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Francis empowers bishops to establish their own liturgical regulations

Pope Francis has issued a motu proprio Magnum Principium, a modification of Canon Law 838, which grants bishops’ conferences greater control over the translation of liturgical texts. This includes the power to make adaptations which the bishops deem appropriate for their regions. 

Until now, Canon 838 (§1) stated that “The direction of the sacred liturgy depends solely on the authority of the Church, namely, that of the Apostolic See.” Paragraph §2 said: “It is for the Apostolic See to order the liturgy of the universal Church,” but now the Apostolic See has the task of “recognizing adaptations approved under the law of the Episcopal Conference.” (§2) In other words, the power of the Curia is reduced from authorizing to approving texts that are generated by episcopal conferences.

By David Martin - Monday, September 11, 2017 - Full Story

Seven years in transit(ion)

Today is the seventh anniversary of surrendering to an unanticipated call on my life – that of selling off most everything, packing what was left into the back of the truck and leaving what had become my home… for?

That was the question. I really didn’t know to what or where I was beckoned but I was certain that it was necessary to be obedient to God’s prompting. For anyone who thinks it’s a relatively simple operation to pull up roots and drop your life in the Lord’s hands, turning you at will, His will, to travel where you’ve been invited to minister, the short answer is: it isn’t.

By A. Dru Kristenev - Sunday, September 10, 2017 - Full Story

The Dunleithians

The word “boondocks” describes most Mississippi Delta locations, especially Dunleith, where I grew up. Its remoteness provided an ideal environment for a secret society known as the Dunleithians.

To attain membership in this exclusively male warrior cult, boys must complete several grueling requirements. First, they had to read The Adventures Of Huckleberry Finn and pass an oral examination administered by the club’s elders, all fifteen to eighteen years of age.

By Jimmy Reed - Thursday, September 7, 2017 - Full Story

Fear, chaos and the kindness of strangers in the eye of Hurricane Harvey

First published on ConservativeWoman:
We’d booked a trip to see the solar eclipse in Nashville. My husband worked there many years ago and wanted to show me around. We thought it was a good idea to follow this with a short break in Galveston, Texas.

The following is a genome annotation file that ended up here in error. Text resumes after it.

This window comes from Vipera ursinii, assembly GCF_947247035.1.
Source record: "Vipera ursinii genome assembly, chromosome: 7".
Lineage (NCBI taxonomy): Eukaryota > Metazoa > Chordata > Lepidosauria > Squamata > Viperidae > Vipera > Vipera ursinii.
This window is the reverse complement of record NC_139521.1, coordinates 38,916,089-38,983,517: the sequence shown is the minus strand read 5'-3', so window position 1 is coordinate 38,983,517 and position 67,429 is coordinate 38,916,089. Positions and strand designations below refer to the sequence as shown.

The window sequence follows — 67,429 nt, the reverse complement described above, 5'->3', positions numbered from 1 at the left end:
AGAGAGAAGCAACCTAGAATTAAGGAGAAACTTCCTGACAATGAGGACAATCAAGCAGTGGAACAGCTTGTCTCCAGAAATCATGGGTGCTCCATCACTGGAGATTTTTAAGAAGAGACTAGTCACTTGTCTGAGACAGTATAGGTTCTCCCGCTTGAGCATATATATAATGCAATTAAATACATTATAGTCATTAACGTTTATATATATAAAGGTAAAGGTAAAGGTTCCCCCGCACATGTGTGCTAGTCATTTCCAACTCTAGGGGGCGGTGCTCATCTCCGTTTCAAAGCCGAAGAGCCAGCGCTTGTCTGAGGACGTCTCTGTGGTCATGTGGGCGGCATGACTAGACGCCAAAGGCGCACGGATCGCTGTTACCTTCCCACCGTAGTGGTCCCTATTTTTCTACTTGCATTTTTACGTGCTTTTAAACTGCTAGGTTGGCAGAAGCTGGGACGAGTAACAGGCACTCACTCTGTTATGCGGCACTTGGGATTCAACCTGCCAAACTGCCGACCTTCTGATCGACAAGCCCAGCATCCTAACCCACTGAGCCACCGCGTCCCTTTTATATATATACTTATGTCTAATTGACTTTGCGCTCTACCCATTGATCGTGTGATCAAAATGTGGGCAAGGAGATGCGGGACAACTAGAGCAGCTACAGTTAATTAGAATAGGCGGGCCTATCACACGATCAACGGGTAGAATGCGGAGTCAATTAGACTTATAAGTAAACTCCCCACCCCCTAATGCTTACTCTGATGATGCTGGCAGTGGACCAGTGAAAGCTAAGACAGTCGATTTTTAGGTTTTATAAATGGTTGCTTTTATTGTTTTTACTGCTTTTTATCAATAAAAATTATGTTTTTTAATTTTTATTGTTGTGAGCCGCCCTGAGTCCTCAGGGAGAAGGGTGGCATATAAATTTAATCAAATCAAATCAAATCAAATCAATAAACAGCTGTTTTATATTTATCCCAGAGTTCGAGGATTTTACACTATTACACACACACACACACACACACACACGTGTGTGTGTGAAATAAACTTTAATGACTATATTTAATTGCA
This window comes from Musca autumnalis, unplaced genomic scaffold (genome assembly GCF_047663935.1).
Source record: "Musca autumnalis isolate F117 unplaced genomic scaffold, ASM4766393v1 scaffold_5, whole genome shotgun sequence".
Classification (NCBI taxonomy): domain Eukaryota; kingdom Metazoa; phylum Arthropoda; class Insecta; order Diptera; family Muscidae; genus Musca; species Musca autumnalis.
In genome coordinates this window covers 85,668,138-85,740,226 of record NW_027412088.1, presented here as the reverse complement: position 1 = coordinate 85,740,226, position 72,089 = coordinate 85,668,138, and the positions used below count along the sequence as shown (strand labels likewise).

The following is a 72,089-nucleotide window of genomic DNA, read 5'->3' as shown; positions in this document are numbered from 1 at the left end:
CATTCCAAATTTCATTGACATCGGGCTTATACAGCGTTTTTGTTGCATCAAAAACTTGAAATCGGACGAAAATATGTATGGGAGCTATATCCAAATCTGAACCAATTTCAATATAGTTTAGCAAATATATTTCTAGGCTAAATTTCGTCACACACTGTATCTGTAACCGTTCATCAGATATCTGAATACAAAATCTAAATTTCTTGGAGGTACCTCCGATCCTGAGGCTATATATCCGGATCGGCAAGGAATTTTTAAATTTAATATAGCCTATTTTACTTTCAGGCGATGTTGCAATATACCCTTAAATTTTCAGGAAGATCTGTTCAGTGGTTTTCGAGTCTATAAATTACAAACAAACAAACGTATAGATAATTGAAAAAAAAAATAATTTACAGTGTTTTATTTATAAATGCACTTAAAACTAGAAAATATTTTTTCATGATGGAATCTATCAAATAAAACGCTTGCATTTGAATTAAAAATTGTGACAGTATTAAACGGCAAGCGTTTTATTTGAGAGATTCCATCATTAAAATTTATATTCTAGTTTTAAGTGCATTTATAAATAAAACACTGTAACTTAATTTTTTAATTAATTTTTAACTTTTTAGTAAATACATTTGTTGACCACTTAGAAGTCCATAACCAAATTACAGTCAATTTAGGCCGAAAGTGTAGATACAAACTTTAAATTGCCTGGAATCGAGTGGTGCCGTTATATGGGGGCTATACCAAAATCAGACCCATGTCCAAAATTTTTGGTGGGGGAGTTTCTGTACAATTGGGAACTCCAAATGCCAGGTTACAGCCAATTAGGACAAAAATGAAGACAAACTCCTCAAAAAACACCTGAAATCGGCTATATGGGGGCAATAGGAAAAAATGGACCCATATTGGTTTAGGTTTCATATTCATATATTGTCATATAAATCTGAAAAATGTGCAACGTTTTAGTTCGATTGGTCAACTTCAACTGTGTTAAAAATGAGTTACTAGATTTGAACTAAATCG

After two lovely days there I woke in the early hours of Friday, August 25. Staring out of our hotel window, I saw Hurricane Harvey bending palm trees and churning the sea right past the shoreline. We had decided the night before to pay heed to the voluntary evacuation notices and risk driving to Houston International Airport before the storm got any worse. I naively thought we would be able to catch our flight out the next afternoon. The next 48 hours were a lesson in patience and compassion.

By Karen Harradine - Tuesday, September 5, 2017 - Full Story

Peggy Pokechop

My boyhood best friend and mentor Jaybird always kept a housecat or two, especially master mousers, and was never without a pack of hunting hounds, but above all he preferred the company of an animal that is ranked just below humans in intelligence: the pig.

Over the years Jaybird befriended a slew of swine, including such notables as Hortense Hamhocks, Clarabelle Chitlins, Teresa Tenderloin, and Ophelia Oink, but the pig he loved above all others was Peggy Pokechop.

By Jimmy Reed - Wednesday, August 30, 2017 - Full Story

Neanderthals

Way out in the farthest, least populated back reaches of the Mississippi Delta, rows of wrecked automobiles, engines, transmissions, and tires crisscrossed a huge junkyard owned by four brothers.

Everybody in the Delta knew where the junkyard was, and referred to its owners, not by name, but as the Neanderthals. Antisocial, they seemed to have no use for females, who were terrified of them (as were no small number of men), not to mention children, for whom they were the source of screaming nightmares.

By Jimmy Reed - Friday, August 18, 2017 - Full Story

Education Created and Promoted Progressivism, ANTIFA, and BLM

As a parent who struggles to pay the tuition for their child at the average university in America, or goes into debt borrowing the money, consider what your child must face in order to finish a four years of college education, which may or may not help them get a job.

The American campus is no longer the place of learning, to discuss and exchange ideas, it has become a place of indoctrination, of fear, a place where your children are further indoctrinated, and are not prepared to deal with or function in real life and in the job world.

By Dr. Ileana Johnson Paugh - Thursday, August 17, 2017 - Full Story

Why durian is the smelly ‘king of fruits’ (video)

WASHINGTON, Aug. 15, 2017 — Durian is known as the king of fruits in Southeast Asia, but it’s also banned from many public spaces due to its powerful odor. This week’s Reactions video explains the unique chemistry behind durian, and features fellow YouTubers from PBS Digital Studios reacting to this stinky delicacy as they try it for the first time: